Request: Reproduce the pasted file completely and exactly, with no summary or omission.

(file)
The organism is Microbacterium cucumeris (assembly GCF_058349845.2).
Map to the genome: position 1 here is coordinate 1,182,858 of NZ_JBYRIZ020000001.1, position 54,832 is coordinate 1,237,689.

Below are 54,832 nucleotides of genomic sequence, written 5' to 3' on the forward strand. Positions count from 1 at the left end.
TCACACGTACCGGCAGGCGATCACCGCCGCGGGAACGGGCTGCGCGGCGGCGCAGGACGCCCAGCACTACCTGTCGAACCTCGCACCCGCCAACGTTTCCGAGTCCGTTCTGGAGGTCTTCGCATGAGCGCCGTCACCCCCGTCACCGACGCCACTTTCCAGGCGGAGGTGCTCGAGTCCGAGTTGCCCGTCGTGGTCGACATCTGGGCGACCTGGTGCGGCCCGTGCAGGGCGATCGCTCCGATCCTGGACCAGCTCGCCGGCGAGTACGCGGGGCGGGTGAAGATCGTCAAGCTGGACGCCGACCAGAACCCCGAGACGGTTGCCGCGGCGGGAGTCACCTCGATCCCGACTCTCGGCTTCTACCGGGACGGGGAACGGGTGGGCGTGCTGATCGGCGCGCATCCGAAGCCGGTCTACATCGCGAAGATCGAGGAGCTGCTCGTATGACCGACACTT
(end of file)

The organism is Microbacterium cucumeris (assembly GCF_058349845.2).
Map to the genome: position 1 here is coordinate 1,182,858 of NZ_JBYRIZ020000001.1, position 54,832 is coordinate 1,237,689.

Below are 54,832 nucleotides of genomic sequence, written 5' to 3' on the forward strand. Positions count from 1 at the left end.
TCACACGTACCGGCAGGCGATCACCGCCGCGGGAACGGGCTGCGCGGCGGCGCAGGACGCCCAGCACTACCTGTCGAACCTCGCACCCGCCAACGTTTCCGAGTCCGTTCTGGAGGTCTTCGCATGAGCGCCGTCACCCCCGTCACCGACGCCACTTTCCAGGCGGAGGTGCTCGAGTCCGAGTTGCCCGTCGTGGTCGACATCTGGGCGACCTGGTGCGGCCCGTGCAGGGCGATCGCTCCGATCCTGGACCAGCTCGCCGGCGAGTACGCGGGGCGGGTGAAGATCGTCAAGCTGGACGCCGACCAGAACCCCGAGACGGTTGCCGCGGCGGGAGTCACCTCGATCCCGACTCTCGGCTTCTACCGGGACGGGGAACGGGTGGGCGTGCTGATCGGCGCGCATCCGAAGCCGGTCTACATCGCGAAGATCGAGGAGCTGCTCGTATGACCGACACTT